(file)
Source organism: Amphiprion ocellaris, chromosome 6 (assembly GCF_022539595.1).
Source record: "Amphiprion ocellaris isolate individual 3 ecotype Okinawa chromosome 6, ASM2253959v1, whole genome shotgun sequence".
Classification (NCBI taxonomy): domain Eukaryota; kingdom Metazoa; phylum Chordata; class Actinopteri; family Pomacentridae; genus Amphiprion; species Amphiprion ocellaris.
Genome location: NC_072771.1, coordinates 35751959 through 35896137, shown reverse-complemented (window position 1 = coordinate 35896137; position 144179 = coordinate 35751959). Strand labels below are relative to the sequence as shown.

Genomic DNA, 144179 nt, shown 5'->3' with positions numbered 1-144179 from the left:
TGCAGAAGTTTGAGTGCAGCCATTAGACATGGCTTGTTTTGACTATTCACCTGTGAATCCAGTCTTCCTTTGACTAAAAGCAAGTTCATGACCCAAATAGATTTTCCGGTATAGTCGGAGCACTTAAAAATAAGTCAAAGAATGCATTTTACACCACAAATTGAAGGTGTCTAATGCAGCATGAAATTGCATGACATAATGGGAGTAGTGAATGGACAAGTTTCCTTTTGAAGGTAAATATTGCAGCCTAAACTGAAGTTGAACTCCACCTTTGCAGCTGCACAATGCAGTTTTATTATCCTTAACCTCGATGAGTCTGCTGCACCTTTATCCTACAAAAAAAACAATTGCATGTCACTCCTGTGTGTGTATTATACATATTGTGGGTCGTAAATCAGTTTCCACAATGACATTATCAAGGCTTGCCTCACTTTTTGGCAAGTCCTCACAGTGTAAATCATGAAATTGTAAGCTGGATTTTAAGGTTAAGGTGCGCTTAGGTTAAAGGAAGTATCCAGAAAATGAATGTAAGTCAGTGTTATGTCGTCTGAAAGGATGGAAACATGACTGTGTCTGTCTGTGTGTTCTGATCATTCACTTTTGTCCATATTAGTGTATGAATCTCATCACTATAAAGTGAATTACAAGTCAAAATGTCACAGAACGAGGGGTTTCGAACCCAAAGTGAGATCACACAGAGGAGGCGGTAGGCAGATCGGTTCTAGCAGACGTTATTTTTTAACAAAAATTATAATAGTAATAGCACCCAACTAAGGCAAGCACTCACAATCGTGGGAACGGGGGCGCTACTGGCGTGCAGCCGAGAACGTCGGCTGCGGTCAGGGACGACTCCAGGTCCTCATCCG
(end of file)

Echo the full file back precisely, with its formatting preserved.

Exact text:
Source organism: Amphiprion ocellaris, chromosome 6 (assembly GCF_022539595.1).
Source record: "Amphiprion ocellaris isolate individual 3 ecotype Okinawa chromosome 6, ASM2253959v1, whole genome shotgun sequence".
Classification (NCBI taxonomy): domain Eukaryota; kingdom Metazoa; phylum Chordata; class Actinopteri; family Pomacentridae; genus Amphiprion; species Amphiprion ocellaris.
Genome location: NC_072771.1, coordinates 35751959 through 35896137, shown reverse-complemented (window position 1 = coordinate 35896137; position 144179 = coordinate 35751959). Strand labels below are relative to the sequence as shown.

Genomic DNA, 144179 nt, shown 5'->3' with positions numbered 1-144179 from the left:
TGCAGAAGTTTGAGTGCAGCCATTAGACATGGCTTGTTTTGACTATTCACCTGTGAATCCAGTCTTCCTTTGACTAAAAGCAAGTTCATGACCCAAATAGATTTTCCGGTATAGTCGGAGCACTTAAAAATAAGTCAAAGAATGCATTTTACACCACAAATTGAAGGTGTCTAATGCAGCATGAAATTGCATGACATAATGGGAGTAGTGAATGGACAAGTTTCCTTTTGAAGGTAAATATTGCAGCCTAAACTGAAGTTGAACTCCACCTTTGCAGCTGCACAATGCAGTTTTATTATCCTTAACCTCGATGAGTCTGCTGCACCTTTATCCTACAAAAAAAACAATTGCATGTCACTCCTGTGTGTGTATTATACATATTGTGGGTCGTAAATCAGTTTCCACAATGACATTATCAAGGCTTGCCTCACTTTTTGGCAAGTCCTCACAGTGTAAATCATGAAATTGTAAGCTGGATTTTAAGGTTAAGGTGCGCTTAGGTTAAAGGAAGTATCCAGAAAATGAATGTAAGTCAGTGTTATGTCGTCTGAAAGGATGGAAACATGACTGTGTCTGTCTGTGTGTTCTGATCATTCACTTTTGTCCATATTAGTGTATGAATCTCATCACTATAAAGTGAATTACAAGTCAAAATGTCACAGAACGAGGGGTTTCGAACCCAAAGTGAGATCACACAGAGGAGGCGGTAGGCAGATCGGTTCTAGCAGACGTTATTTTTTAACAAAAATTATAATAGTAATAGCACCCAACTAAGGCAAGCACTCACAATCGTGGGAACGGGGGCGCTACTGGCGTGCAGCCGAGAACGTCGGCTGCGGTCAGGGACGACTCCAGGTCCTCATCCG